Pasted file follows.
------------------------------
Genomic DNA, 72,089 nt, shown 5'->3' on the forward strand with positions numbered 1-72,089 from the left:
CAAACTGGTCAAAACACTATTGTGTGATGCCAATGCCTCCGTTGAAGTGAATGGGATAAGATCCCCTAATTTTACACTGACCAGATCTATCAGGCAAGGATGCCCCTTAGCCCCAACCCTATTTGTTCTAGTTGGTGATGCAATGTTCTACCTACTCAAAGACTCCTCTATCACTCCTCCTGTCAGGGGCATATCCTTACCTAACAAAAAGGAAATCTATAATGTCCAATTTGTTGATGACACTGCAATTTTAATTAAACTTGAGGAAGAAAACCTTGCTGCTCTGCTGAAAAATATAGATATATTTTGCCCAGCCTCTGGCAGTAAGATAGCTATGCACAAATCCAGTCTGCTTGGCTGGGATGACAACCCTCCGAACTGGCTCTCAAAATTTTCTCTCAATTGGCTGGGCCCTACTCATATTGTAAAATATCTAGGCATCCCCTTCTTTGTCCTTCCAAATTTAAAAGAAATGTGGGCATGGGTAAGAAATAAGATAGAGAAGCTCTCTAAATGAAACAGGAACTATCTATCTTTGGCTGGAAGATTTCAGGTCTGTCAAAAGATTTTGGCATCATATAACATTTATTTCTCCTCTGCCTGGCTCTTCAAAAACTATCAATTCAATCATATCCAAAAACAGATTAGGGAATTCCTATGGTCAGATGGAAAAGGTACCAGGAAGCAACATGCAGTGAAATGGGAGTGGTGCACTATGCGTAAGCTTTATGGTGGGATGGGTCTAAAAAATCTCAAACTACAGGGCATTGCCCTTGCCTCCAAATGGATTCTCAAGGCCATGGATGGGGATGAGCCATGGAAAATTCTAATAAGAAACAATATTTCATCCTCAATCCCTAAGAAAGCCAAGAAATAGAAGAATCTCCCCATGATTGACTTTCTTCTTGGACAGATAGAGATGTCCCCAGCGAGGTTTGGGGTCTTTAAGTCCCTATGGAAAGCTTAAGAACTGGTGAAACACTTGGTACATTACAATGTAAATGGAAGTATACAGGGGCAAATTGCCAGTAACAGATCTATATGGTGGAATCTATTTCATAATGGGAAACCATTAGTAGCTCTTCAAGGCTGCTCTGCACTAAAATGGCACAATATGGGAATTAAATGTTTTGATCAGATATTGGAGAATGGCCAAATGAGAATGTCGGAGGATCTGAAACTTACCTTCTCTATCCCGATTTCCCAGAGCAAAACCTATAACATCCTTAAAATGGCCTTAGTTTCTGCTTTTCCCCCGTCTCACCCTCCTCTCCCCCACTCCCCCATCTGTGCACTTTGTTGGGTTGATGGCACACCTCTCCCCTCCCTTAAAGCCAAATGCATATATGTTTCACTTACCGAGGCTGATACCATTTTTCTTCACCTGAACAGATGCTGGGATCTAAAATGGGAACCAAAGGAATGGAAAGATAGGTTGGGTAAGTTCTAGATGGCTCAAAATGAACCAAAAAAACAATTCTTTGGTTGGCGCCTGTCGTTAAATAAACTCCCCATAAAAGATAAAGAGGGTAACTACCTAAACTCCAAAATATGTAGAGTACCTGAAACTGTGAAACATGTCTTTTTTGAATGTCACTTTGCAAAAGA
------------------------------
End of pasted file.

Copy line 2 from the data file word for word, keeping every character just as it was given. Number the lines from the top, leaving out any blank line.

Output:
CAAACTGGTCAAAACACTATTGTGTGATGCCAATGCCTCCGTTGAAGTGAATGGGATAAGATCCCCTAATTTTACACTGACCAGATCTATCAGGCAAGGATGCCCCTTAGCCCCAACCCTATTTGTTCTAGTTGGTGATGCAATGTTCTACCTACTCAAAGACTCCTCTATCACTCCTCCTGTCAGGGGCATATCCTTACCTAACAAAAAGGAAATCTATAATGTCCAATTTGTTGATGACACTGCAATTTTAATTAAACTTGAGGAAGAAAACCTTGCTGCTCTGCTGAAAAATATAGATATATTTTGCCCAGCCTCTGGCAGTAAGATAGCTATGCACAAATCCAGTCTGCTTGGCTGGGATGACAACCCTCCGAACTGGCTCTCAAAATTTTCTCTCAATTGGCTGGGCCCTACTCATATTGTAAAATATCTAGGCATCCCCTTCTTTGTCCTTCCAAATTTAAAAGAAATGTGGGCATGGGTAAGAAATAAGATAGAGAAGCTCTCTAAATGAAACAGGAACTATCTATCTTTGGCTGGAAGATTTCAGGTCTGTCAAAAGATTTTGGCATCATATAACATTTATTTCTCCTCTGCCTGGCTCTTCAAAAACTATCAATTCAATCATATCCAAAAACAGATTAGGGAATTCCTATGGTCAGATGGAAAAGGTACCAGGAAGCAACATGCAGTGAAATGGGAGTGGTGCACTATGCGTAAGCTTTATGGTGGGATGGGTCTAAAAAATCTCAAACTACAGGGCATTGCCCTTGCCTCCAAATGGATTCTCAAGGCCATGGATGGGGATGAGCCATGGAAAATTCTAATAAGAAACAATATTTCATCCTCAATCCCTAAGAAAGCCAAGAAATAGAAGAATCTCCCCATGATTGACTTTCTTCTTGGACAGATAGAGATGTCCCCAGCGAGGTTTGGGGTCTTTAAGTCCCTATGGAAAGCTTAAGAACTGGTGAAACACTTGGTACATTACAATGTAAATGGAAGTATACAGGGGCAAATTGCCAGTAACAGATCTATATGGTGGAATCTATTTCATAATGGGAAACCATTAGTAGCTCTTCAAGGCTGCTCTGCACTAAAATGGCACAATATGGGAATTAAATGTTTTGATCAGATATTGGAGAATGGCCAAATGAGAATGTCGGAGGATCTGAAACTTACCTTCTCTATCCCGATTTCCCAGAGCAAAACCTATAACATCCTTAAAATGGCCTTAGTTTCTGCTTTTCCCCCGTCTCACCCTCCTCTCCCCCACTCCCCCATCTGTGCACTTTGTTGGGTTGATGGCACACCTCTCCCCTCCCTTAAAGCCAAATGCATATATGTTTCACTTACCGAGGCTGATACCATTTTTCTTCACCTGAACAGATGCTGGGATCTAAAATGGGAACCAAAGGAATGGAAAGATAGGTTGGGTAAGTTCTAGATGGCTCAAAATGAACCAAAAAAACAATTCTTTGGTTGGCGCCTGTCGTTAAATAAACTCCCCATAAAAGATAAAGAGGGTAACTACCTAAACTCCAAAATATGTAGAGTACCTGAAACTGTGAAACATGTCTTTTTTGAATGTCACTTTGCAAAAGA